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Oct03

What Is A Physiatrist? And Why You Need To See One If You Are In Pain.

by David Chu, MD

Photo by Joyce McCown on Unsplash
Photo by Joyce McCown on Unsplash

Psychiatrist? Physiologist? Physiotherapist?

Physiatrist (fi-zahy-uh-trist)

A Physiatrist is a medical physician (M.D./D.O.) who specializes in Physical Medicine and Rehabilitation (PM&R) and is trained to diagnose, treat, and direct a rehabilitation plan that provides the best possible outcomes for patients. Physiatry uses physical agents and therapeutic exercise in the prevention, diagnosis, treatment, and rehabilitation of disorders that produce pain, impairment, and disability.

Once a Physiatrist completes a 4 year residency, there are a number of further sub-specialties that can be pursued through ACGME certified fellowships such as Interventional Pain Medicine, Sports Medicine, Spinal Cord Injury, Brain Injury, and Neuromuscular Medicine.

Physiatrists are qualified to perform Electrodiagnostic Medicine, which includes nerve conduction studies and needle EMGs. It is the position of the American Association of Neuromuscular & Electrodiagnostic Medicine that only physicians who have completed a residency in PM&R or Neurology should perform these tests.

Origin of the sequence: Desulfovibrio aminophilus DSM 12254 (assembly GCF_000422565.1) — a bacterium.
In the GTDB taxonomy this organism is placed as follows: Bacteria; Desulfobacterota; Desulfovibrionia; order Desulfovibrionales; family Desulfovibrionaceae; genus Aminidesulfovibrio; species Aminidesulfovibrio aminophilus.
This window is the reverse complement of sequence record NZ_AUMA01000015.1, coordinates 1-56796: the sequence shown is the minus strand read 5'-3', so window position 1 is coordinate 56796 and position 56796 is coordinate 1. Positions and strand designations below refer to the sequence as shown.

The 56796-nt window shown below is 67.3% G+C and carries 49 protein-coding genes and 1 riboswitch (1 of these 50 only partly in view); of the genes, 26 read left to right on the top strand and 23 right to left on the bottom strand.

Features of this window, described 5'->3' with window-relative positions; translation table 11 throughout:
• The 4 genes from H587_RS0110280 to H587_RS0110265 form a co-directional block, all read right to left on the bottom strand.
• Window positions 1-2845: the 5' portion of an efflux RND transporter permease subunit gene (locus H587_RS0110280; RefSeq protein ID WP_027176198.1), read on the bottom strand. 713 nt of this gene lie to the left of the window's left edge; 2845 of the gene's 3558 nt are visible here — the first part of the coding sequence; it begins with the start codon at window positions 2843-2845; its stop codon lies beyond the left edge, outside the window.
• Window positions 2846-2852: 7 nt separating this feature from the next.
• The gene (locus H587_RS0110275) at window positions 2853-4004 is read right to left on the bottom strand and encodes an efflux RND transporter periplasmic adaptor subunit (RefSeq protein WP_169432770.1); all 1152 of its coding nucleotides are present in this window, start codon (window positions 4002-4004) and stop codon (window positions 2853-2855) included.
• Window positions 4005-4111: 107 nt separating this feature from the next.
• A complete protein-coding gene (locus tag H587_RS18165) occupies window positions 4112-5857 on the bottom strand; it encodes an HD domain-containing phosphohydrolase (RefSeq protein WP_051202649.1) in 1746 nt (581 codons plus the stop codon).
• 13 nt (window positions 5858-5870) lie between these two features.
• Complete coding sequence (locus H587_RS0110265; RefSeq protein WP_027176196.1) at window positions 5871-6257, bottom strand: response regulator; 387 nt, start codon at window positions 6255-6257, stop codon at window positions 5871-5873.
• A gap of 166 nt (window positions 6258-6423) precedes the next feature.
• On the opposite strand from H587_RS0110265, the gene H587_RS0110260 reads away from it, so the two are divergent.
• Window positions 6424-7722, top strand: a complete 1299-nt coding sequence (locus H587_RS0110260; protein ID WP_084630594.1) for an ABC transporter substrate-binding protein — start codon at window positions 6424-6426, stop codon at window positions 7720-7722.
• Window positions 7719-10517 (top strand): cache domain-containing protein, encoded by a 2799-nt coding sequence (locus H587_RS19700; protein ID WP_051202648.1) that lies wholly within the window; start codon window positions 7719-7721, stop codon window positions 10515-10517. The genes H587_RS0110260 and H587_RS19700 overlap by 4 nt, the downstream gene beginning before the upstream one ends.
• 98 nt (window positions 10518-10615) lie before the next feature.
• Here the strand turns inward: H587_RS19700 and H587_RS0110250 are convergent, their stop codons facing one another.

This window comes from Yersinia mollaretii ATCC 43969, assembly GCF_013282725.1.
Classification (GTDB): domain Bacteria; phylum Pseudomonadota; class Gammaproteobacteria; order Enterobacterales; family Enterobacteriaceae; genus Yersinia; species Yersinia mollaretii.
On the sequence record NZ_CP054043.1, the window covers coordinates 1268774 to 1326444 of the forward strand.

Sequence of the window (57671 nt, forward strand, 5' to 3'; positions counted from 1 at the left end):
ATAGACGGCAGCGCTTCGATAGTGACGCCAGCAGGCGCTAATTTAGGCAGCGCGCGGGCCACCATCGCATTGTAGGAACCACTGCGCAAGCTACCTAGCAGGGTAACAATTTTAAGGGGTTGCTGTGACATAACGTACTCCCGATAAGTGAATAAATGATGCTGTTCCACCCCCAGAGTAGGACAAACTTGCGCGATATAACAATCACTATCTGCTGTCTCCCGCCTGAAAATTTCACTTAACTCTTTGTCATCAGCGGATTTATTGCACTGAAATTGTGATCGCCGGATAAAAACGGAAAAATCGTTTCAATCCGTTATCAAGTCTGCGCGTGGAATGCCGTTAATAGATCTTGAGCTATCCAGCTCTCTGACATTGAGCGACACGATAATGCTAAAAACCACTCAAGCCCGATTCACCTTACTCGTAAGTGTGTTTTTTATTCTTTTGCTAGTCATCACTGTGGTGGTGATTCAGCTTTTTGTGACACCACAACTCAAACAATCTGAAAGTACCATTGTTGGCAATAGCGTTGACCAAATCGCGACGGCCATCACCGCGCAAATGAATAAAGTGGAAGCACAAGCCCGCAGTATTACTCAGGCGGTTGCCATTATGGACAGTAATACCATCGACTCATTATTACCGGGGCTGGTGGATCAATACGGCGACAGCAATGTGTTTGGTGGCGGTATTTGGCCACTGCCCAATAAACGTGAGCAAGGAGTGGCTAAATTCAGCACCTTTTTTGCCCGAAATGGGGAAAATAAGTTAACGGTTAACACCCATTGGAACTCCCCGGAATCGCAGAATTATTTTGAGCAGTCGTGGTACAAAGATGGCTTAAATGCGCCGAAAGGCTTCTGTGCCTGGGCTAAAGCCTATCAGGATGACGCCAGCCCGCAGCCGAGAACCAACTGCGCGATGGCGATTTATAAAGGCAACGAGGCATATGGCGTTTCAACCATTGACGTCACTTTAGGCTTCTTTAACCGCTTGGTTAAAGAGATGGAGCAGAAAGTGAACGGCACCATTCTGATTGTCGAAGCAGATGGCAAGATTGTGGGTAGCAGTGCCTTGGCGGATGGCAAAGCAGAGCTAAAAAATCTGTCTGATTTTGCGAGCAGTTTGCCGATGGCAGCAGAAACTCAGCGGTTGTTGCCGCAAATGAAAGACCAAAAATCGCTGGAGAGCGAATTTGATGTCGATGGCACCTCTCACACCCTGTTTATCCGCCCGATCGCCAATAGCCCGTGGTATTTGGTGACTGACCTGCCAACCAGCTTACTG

The common patient complaint of chronic low back pain is the most frequent consultation a Physiatrist will see. With the complexity of low back pain, it is paramount to properly diagnose the cause of symptoms early in treatment. Diagnosis should always be based upon the patient’s history and a thorough musculoskeletal physical exam. Diagnosis should never be based upon diagnostic imaging alone. In a prominent study from the New England Journal of Medicine, 52% of middle age adults who did not have any low back pain exhibited MRI findings of a disc bulge. This demonstrates the importance of proper and prompt diagnosis. Many patients have the misconception that their low back pains are due to the bulging disc that was found on their MRI. They are convinced to undergo lengthy treatments to address these incidental bulging discs, which in all likelihood are not contributing to their symptoms.

Due to the high prevalence of patients with low back pain as well as the complexity to treat, a plethora of treatment options are available. Possible conservative treatments include anti-inflammatory medications, physical therapy, and acupuncture. Should pain persist, treatment can progress to interventional spinal injections to treat pain originating from facet joints and degenerative discs. Regenerative Medicine options, such as platelet rich plasma (PRP) injections and stem cell injections, are becoming more commonly used as well.

Surgical consultation is also considered with patients who continue to have symptoms refractory to conservative treatments. The Physiatrist plays a vital role in coordinating the appropriate level of treatment for these patients. In a recently published study in the journal Spine, patients with back pain were required to undergo a Physiatry consult prior to surgical consultation. This resulted in a 25% drop in the number of spine operations with concomitant decreased overall cost. As non-surgical spine specialists, physiatrists can provide patients with a different perspective on treatment options.


Photo by Joyce McCown on Unsplash

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